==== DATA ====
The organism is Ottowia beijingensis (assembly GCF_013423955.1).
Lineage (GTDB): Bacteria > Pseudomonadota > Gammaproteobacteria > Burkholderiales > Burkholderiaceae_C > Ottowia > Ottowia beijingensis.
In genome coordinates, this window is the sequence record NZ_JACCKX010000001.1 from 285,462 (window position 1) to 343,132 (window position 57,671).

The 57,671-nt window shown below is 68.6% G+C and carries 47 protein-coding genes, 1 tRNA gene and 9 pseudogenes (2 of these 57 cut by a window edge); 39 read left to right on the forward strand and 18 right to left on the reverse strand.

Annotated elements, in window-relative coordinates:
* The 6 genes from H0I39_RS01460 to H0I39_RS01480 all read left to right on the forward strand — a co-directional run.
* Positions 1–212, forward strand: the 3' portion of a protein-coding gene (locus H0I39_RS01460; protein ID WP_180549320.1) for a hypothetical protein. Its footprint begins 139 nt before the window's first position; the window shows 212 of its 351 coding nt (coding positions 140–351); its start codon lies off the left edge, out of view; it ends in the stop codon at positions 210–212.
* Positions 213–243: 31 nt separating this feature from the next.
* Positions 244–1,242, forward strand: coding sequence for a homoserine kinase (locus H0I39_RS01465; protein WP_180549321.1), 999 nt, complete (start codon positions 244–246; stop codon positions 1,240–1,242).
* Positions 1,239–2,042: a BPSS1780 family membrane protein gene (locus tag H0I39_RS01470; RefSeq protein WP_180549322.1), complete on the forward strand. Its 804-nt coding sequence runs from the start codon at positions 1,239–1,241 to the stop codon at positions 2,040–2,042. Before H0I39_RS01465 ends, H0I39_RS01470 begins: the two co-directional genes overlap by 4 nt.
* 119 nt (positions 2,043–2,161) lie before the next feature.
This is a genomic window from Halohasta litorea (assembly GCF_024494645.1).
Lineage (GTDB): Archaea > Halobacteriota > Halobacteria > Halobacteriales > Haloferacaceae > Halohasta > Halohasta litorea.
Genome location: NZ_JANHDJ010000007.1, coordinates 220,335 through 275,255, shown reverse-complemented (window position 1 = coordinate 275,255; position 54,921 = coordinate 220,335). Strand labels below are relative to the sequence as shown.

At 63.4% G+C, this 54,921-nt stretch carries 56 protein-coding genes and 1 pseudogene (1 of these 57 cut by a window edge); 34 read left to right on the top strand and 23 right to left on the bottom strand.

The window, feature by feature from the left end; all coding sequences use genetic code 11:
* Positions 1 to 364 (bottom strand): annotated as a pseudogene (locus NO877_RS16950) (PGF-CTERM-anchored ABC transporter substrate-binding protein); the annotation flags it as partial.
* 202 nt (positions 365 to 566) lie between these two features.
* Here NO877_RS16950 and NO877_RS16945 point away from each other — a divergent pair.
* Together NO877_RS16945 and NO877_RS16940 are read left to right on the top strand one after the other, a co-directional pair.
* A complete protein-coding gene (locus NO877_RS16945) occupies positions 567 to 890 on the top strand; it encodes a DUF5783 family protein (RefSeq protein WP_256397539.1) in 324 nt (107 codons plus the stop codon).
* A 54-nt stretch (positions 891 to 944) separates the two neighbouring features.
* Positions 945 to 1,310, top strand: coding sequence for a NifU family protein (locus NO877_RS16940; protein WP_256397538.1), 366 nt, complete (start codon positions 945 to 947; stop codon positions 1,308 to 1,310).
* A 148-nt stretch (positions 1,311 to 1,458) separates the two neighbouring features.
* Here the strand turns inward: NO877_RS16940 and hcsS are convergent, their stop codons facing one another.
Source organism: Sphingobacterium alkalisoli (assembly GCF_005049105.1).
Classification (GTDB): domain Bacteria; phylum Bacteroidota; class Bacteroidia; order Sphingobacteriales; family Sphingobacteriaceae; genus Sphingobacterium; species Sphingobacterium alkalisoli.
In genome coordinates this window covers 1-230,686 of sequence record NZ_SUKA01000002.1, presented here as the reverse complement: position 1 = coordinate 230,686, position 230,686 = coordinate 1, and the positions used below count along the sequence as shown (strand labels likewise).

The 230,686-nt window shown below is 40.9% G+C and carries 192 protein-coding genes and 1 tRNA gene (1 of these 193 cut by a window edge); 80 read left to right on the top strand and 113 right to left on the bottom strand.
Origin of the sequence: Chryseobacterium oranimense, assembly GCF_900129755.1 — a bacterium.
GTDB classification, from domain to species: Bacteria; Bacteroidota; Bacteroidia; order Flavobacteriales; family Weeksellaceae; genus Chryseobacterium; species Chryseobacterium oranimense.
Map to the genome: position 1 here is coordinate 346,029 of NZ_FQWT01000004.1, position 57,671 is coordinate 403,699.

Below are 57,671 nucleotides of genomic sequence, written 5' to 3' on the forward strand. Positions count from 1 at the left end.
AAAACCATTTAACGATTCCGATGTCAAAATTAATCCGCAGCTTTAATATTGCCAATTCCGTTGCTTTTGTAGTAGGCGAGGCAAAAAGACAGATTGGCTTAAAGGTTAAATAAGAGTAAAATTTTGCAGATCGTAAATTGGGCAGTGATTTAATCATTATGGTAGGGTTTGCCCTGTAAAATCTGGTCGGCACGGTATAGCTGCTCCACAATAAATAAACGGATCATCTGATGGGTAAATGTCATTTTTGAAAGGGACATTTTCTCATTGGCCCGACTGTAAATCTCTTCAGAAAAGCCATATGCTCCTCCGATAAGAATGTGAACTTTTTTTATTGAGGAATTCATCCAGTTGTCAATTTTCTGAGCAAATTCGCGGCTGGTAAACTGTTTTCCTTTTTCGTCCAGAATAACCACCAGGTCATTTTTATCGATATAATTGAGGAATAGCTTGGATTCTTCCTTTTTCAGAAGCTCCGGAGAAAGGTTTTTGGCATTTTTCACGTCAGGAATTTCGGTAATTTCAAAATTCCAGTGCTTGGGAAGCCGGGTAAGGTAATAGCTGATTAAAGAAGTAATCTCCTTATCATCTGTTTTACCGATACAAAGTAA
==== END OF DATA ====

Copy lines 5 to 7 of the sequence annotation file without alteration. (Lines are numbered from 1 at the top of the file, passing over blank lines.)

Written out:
Annotated elements, in window-relative coordinates:
* The 6 genes from H0I39_RS01460 to H0I39_RS01480 all read left to right on the forward strand — a co-directional run.
* Positions 1–212, forward strand: the 3' portion of a protein-coding gene (locus H0I39_RS01460; protein ID WP_180549320.1) for a hypothetical protein. Its footprint begins 139 nt before the window's first position; the window shows 212 of its 351 coding nt (coding positions 140–351); its start codon lies off the left edge, out of view; it ends in the stop codon at positions 210–212.